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Super Typhoon Strikes Land, Air Pollution and Infertility, an Elk Gets Its Bounce on
Our top picks: today's environmental news and best #greenreads.

Batten down the … everything: One of the strongest typhoons in history collided with the Philippines this morning, carrying with it wind gusts of 235 mph (Katrina topped out at 215 mph) and putting millions at risk. Since 1969, just three other storms have churned with comparable intensity. In the Philippines, they’re calling it Super Typhoon Yolanda, though you may also see it referred to as Super Typhoon Haiyan. (FYI: A typhoon is the same weather event as a hurricane or a cyclone, it just depends on where in the world it’s taking place.) So far, hundreds of thousands have evacuated and at least four people have died. New York Times, Climate Central

A barren land: A report in China this week linked increased levels of air pollution to weakened reproductive health. Separately, a sperm bank in Shanghai confirmed that only one-third of its supply of tiny swimmers met the World Health Organization's standards for quality. Officials have long known that roughly 12.5 percent of China’s childbearing population is infertile (though no studies have been done to link this percentage to air pollution). Huffington Post

Everybody chill: You may have read some articles reporting that a GIANT ISLAND OF TSUNAMI DEBRIS IS HEADING RIGHT FOR US. Well, the National Oceanic and Atmospheric Administration would like you to know that’s a bunch of baloney. First of all, the debris from the 2011 Japanese tsunami is mostly tiny, disparate pieces of refuse, not one solid hunk of mayhem. Secondly, while there surely are millions of tons of the stuff out there, it’s so spread out you might not even be able to see it when flying over in a plane. Thirdly, NOAA isn’t entirely sure where the debris is heading. So let’s all just take a deep breath. Los Angeles Times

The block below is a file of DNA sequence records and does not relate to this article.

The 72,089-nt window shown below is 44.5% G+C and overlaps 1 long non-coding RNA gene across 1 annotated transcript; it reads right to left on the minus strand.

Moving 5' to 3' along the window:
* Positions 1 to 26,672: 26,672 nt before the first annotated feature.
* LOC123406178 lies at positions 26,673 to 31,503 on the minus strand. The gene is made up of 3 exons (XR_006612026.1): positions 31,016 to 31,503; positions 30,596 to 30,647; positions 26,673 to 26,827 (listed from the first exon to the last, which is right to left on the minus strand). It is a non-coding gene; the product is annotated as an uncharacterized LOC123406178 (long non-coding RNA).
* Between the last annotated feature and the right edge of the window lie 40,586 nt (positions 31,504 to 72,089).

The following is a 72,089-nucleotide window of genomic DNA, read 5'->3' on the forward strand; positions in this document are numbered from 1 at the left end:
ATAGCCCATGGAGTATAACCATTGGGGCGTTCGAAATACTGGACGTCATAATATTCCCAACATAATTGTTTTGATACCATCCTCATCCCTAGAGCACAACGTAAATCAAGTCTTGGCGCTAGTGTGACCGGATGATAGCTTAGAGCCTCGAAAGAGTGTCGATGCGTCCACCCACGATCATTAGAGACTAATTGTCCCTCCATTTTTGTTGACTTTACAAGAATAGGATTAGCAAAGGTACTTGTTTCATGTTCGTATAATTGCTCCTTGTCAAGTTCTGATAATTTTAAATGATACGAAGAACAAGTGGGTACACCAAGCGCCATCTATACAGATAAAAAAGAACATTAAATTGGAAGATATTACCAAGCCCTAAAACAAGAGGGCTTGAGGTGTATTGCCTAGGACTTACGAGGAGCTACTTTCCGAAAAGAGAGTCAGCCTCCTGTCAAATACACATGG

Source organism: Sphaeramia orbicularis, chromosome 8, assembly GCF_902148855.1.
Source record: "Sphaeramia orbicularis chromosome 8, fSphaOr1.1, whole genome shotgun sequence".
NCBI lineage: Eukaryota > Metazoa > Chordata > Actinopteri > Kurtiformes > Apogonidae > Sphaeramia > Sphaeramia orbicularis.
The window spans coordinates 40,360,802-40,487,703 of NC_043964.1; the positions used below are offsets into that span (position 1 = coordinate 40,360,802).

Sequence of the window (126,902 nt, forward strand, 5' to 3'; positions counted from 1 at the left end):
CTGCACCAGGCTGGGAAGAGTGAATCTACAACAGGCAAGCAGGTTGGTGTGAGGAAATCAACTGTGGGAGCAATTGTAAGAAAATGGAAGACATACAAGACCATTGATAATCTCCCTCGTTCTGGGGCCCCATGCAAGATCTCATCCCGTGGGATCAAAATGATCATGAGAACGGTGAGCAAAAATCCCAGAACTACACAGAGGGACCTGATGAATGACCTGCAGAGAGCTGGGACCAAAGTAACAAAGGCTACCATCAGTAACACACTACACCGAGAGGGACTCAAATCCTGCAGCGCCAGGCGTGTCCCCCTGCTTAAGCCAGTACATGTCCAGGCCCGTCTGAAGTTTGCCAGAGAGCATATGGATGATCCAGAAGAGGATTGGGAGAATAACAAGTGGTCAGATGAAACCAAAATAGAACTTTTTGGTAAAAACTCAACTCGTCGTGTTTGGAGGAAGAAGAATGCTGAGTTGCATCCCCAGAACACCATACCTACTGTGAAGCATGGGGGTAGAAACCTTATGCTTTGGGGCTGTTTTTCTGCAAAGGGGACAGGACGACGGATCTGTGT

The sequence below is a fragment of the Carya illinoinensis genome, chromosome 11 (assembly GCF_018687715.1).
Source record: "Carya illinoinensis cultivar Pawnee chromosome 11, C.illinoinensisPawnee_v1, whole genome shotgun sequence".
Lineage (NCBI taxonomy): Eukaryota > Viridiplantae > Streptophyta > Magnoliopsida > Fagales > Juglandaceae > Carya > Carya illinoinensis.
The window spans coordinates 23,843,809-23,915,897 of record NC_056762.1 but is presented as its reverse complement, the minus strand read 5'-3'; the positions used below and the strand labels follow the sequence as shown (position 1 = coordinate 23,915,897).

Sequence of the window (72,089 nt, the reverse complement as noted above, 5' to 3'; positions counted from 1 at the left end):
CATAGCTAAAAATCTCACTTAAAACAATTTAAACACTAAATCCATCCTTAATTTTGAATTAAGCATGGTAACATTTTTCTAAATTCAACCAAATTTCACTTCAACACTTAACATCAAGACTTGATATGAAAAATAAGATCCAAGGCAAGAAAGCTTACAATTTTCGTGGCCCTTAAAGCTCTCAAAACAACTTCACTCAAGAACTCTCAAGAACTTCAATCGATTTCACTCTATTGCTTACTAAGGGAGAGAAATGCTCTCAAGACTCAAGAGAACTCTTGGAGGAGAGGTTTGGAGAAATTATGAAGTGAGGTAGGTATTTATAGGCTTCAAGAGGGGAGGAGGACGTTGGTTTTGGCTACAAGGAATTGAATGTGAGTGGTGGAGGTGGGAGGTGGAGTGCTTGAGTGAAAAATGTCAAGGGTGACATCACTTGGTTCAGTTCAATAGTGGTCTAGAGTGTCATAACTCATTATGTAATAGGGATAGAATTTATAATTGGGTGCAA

Here goes nothing: Japan has yet another reason to be afraid of the tsunami’s legacy this week, as engineers at the Fukushima nuclear power plant begin the hazardous process of removing nuclear fuel rods from one of the wrecked reactor buildings. This is an extremely delicate process, but one necessary to continue cleaning up the environmental disaster. Given the many mishaps and mishandlings we’ve seen from Fukushima so far, you’ll have to forgive us for keeping our fingers crossed. BBC

Here goes nothing, part II: World governments will meet again next week for U.N. climate talks in Warsaw, Poland, but the outlook for progress is already looking dim. After economic concerns stymied aggressive action in 2009, world leaders will review a more modest proposal that’s unlikely to halt rising global temperatures. Many think even this weakened measure will be too much to agree on. Reuters

Slap on the wrist: The Department of Transportation fined ExxonMobil $2.7 million fine this week for last March's ruptured pipeline and oil spill in Mayflower, Arkansas. Exxon also received news that Montana and the U.S. Department of the Interior will be filing suit against it for a spill in the Yellowstone River two years ago and the botched cleanup effort afterwards. The suit is in addition to the $3.4 million Exxon already owes in state and federal fines. But what’s a few million here and there to a company that made $45 billion last year in profit? Grist

DAILY DISTRACTION

Elk on a trampoline: Historic typhoons, nuclear contamination, breathing in infertility … I admit today’s roundup was not a happy place. But that’s why I like to end on videos like this elk hoofing it up on a trampoline. Will it hold world governments to the fire and inspire action over climate change? Of course not. But it might just alleviate your despair for the next few minutes. Huffington Post

OTHER HEADLINES

One-Fifth of All Known Hydrothermal Vents Are Threatened by Deep-Sea Mining Southern Fried Science

California Mercury Water Contamination Will Worsen with Climate Change: Study Huffington Post

More Asteroid Strikes Are Likely, Scientists Say New York Times

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